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Coffee for crops: Cafes joining the swap movement

Posted in Models, Movements by Jessica Bird on January 11th, 2013

Source: Good Food via GreenNationAus

Photo by Joseph Feil (Good Food)
Photo by Joseph Feil (from the Good Food article)

From ‘Swapping herbs for lattes in the new suburban good life‘ by Justine Costigan.

When Helen Howard drops into Melbourne’s Lady Bower café for a coffee, she’ll sometimes ask for a free bag of coffee beans to take home. No, she’s not being cheeky – Lady Bower co-owner Vanessa Nitsos is happy to oblige. It’s an informal trade for the bunches of herbs Howard drops off to the cafe regularly. A coffee, breakfast, maybe even a three-course dinner, are some of the trades regularly made between local gardeners and savvy café owners with both a desire to source local products and an eye on the bottom-line. After all, what could be better than sourcing fruit from a garden just down the road? Usually harvested the day it’s eaten, trading excess fruit, herbs, vegetables and flowers for a meal, or coffee or a jar of jam, is a deal that seems to work beautifully for both the local gardeners and the restaurants.

James Hird, co-owner of Buzo and Wine Library in the Sydney suburb of Woollahra, keeps an eye on what’s growing in his local neighbourhood. If he knows it’s a good year for lush rosemary, plump backyard lemons or juicy mulberries, he’ll put out the word to his customers that he’d love to have any excess from their gardens. As well as sourcing locally, he also has his own rooftop garden and a beehive. Hird says his garden, plus local backyard produce, can only ever supplement his stockroom needs. But he says the effort to source produce which doesn’t require anyone to get into a car is worth it. “It’s a huge untapped resource. We go through about six market bunches of rosemary a day. To take out the cost of this alone has an effect on the bottom-line.” There’s a benefit for the growers too. Hird always offers something in return, but says there are no hard-and-fast rules to the exchange. “I might offer dinner for the harvest from a whole mulberry tree – that’s three months worth of jam for us – or it might be an offer of coffee or breakfast. It’s pretty fluid.”

In Melbourne, Nitsos alerted locals to her interest in local produce before the café even opened, and by the time it was ready for business in February 2012, she already had a couple of nearby gardening enthusiasts willing to share. When Helen Howard started dropping in bunches of herbs from her garden, Nitsos would always offer a cup of coffee in return. “When I started bringing in stuff, Vanessa would ask me to stay and have a coffee, but as I was usually on my way to work, I couldn’t stop. So I asked them if I could have a 250g bag of coffee every couple of weeks in return. It’s a handy arrangement. I (wouldn’t) do it for money, but it’s good to do a trade.”

Kate van der Drift donates figs and lemons from her garden to Lady Bower and loves to see “Marchant Avenue figs” on descriptions of the café’s jam. “It’s just giving for the pleasure of giving. Plus, I like seeing the things that Lady Bower does with my ingredients – it’s often something I would never have thought of.” Nitsos says that in the hospitality game, every little bit helps. “The local produce helps us to put things on the menu we couldn’t usually afford, such as micro-herbs. And it reinforces our commitment to seasonality. Although, a customer did come in once and asks us why every cake we had was made with orange.” […]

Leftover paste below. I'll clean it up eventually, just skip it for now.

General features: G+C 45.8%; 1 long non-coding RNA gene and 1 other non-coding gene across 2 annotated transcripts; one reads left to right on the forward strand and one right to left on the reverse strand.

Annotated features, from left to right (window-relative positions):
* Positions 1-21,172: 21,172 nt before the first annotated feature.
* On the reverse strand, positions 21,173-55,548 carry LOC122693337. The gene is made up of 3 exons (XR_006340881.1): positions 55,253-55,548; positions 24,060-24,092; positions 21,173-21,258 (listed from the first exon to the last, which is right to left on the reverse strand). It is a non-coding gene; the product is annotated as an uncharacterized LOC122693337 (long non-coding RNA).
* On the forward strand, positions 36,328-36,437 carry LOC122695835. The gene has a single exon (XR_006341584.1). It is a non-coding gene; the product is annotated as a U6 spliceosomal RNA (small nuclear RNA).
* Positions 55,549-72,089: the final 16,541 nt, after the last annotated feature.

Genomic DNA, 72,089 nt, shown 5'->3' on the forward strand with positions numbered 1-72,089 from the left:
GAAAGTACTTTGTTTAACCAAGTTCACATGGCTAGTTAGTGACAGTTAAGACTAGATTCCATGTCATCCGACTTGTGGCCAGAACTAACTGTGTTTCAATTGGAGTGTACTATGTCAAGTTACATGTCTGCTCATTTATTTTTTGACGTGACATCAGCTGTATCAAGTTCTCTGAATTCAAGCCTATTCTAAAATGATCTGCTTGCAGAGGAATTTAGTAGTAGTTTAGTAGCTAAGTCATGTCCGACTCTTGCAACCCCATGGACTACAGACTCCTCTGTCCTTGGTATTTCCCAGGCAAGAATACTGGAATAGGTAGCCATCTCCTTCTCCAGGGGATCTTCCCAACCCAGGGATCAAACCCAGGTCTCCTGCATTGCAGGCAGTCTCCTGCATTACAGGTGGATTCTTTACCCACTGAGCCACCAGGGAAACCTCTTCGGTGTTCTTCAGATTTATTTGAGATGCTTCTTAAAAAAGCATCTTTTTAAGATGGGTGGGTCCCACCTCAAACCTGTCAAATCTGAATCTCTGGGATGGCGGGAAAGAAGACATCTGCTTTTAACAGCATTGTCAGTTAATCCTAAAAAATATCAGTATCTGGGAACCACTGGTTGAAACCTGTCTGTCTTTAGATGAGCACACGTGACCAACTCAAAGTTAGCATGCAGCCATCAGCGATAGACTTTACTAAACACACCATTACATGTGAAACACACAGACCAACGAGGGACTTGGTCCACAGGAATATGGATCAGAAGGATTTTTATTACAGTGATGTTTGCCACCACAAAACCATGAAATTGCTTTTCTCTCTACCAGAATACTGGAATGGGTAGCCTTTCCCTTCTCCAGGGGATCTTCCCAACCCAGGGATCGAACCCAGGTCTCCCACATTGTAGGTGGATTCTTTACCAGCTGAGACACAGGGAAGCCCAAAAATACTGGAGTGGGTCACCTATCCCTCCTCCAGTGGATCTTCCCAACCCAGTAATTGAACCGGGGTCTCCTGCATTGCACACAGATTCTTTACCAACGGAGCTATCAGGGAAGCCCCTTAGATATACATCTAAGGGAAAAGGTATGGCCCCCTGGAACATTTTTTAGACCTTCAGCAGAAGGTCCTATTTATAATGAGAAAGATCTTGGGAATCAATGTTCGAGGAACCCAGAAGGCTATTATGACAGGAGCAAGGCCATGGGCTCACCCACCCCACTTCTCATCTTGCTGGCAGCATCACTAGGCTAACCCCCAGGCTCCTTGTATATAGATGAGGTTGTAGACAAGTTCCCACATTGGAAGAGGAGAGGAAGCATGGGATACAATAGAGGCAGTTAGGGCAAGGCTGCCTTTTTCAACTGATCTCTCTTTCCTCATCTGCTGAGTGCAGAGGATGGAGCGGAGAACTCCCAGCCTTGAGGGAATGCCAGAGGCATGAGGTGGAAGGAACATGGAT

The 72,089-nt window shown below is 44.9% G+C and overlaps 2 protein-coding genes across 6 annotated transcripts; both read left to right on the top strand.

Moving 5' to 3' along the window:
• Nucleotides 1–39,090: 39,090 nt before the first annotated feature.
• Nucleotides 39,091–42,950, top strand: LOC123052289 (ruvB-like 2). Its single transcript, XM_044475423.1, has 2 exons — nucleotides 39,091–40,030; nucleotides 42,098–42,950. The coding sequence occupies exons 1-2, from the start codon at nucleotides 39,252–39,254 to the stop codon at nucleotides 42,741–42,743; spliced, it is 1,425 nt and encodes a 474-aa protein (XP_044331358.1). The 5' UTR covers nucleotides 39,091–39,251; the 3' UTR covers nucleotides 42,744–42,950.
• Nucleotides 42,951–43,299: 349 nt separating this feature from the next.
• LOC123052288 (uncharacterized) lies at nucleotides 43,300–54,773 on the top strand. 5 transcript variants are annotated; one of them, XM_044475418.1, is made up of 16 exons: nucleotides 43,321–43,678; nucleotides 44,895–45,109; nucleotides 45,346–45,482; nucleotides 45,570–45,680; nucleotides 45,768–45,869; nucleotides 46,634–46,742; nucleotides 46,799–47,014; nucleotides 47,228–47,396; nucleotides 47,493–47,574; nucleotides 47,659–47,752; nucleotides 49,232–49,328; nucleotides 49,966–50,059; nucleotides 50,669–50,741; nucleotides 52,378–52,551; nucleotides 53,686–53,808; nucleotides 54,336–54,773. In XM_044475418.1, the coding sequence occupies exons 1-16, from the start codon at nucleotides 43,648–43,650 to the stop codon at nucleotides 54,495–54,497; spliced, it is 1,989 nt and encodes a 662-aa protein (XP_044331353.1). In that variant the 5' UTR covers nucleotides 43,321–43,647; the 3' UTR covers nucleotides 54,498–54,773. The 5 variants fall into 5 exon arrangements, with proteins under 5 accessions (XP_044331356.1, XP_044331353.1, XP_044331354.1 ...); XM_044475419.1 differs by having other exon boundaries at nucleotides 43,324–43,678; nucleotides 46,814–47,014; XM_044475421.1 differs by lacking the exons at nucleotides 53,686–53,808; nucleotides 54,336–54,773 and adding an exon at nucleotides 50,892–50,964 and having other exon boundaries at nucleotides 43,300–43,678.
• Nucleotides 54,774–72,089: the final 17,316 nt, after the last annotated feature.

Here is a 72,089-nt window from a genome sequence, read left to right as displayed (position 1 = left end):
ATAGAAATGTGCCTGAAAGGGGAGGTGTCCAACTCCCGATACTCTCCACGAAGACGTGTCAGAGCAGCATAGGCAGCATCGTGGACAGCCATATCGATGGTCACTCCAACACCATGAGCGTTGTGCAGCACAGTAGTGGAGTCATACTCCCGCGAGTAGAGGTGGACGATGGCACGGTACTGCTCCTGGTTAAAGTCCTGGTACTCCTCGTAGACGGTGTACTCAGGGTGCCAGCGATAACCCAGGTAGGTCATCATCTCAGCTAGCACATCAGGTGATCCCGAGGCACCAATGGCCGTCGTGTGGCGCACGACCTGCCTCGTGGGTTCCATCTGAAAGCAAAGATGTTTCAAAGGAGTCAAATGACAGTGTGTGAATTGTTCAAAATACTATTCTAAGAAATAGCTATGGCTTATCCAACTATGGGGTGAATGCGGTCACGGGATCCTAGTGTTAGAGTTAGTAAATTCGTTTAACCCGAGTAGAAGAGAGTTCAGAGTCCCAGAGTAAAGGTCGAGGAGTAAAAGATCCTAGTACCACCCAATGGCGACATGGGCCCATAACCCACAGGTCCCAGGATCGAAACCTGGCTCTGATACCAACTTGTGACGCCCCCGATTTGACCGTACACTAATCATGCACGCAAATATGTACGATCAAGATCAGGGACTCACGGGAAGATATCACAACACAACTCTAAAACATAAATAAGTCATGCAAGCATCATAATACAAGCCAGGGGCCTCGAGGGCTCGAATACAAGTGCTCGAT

Cafes are only now catching on to a trend that has been quietly flourishing in Australian suburbs for decades. Canberra nurse and blogger Bec Pollock swaps fruit and vegetables with other members of the Urban Homesteading Club. At its monthly meetings a swap table is filled with produce, homemade preserves, seeds and seedlings to share. “We also trade details of potential urban foraging sites, including blackberries, quince and apple trees, and have been wanting to develop a local Food Foraging Map,” she says. […]

>>> You can read the full article and discover cafes already swapping produce on Good Food.

 


Passion but Inaction? Knowledge Cafe

Posted in Events by garyp on October 12th, 2010

20 October , 2010
12:00 amto9:00 pm

RSA Melbourne - Knowledge Cafe

Knowledge Café: Passion but Inaction? Taking Responsibility for Sustainability

Sustainability tends to be strong on passion, but weak on substantive action. How can we better convert desire to address the problems into wide scale action? The Royal Society of Arts, together with Melbourne KMLF, brings David Gurteen to Melbourne to help explore how we can create more general and sustained action. David Gurteen’s Knowledge Cafés are a powerful means for individuals and organisations to engage in knowledge sharing, learning and innovation. They have been a tremendous success in recent years around the world and RSA A+NZ are very fortunate that David has agreed to facilitate a special KC event at the newly refurbished Emily McPherson Building in RMIT.  Geoff Brown of Tangent Consulting will be our keynote speaker for the evening and will deliver the introductory 15min address to initiate and stimulate discussion, but after that the focus is on you!

Attendance is FREE, but booking for space is required. Please book before 19th Oct at http://bit.ly/melbourne-kcafe

6.00 for 6.30pm
Wednesday 20th October 2010

Graduate School of Business and Law
Emily McPherson Building
Level 2 Room 29, Building 13, RMIT University
Corner of Russell and Victoria Streets.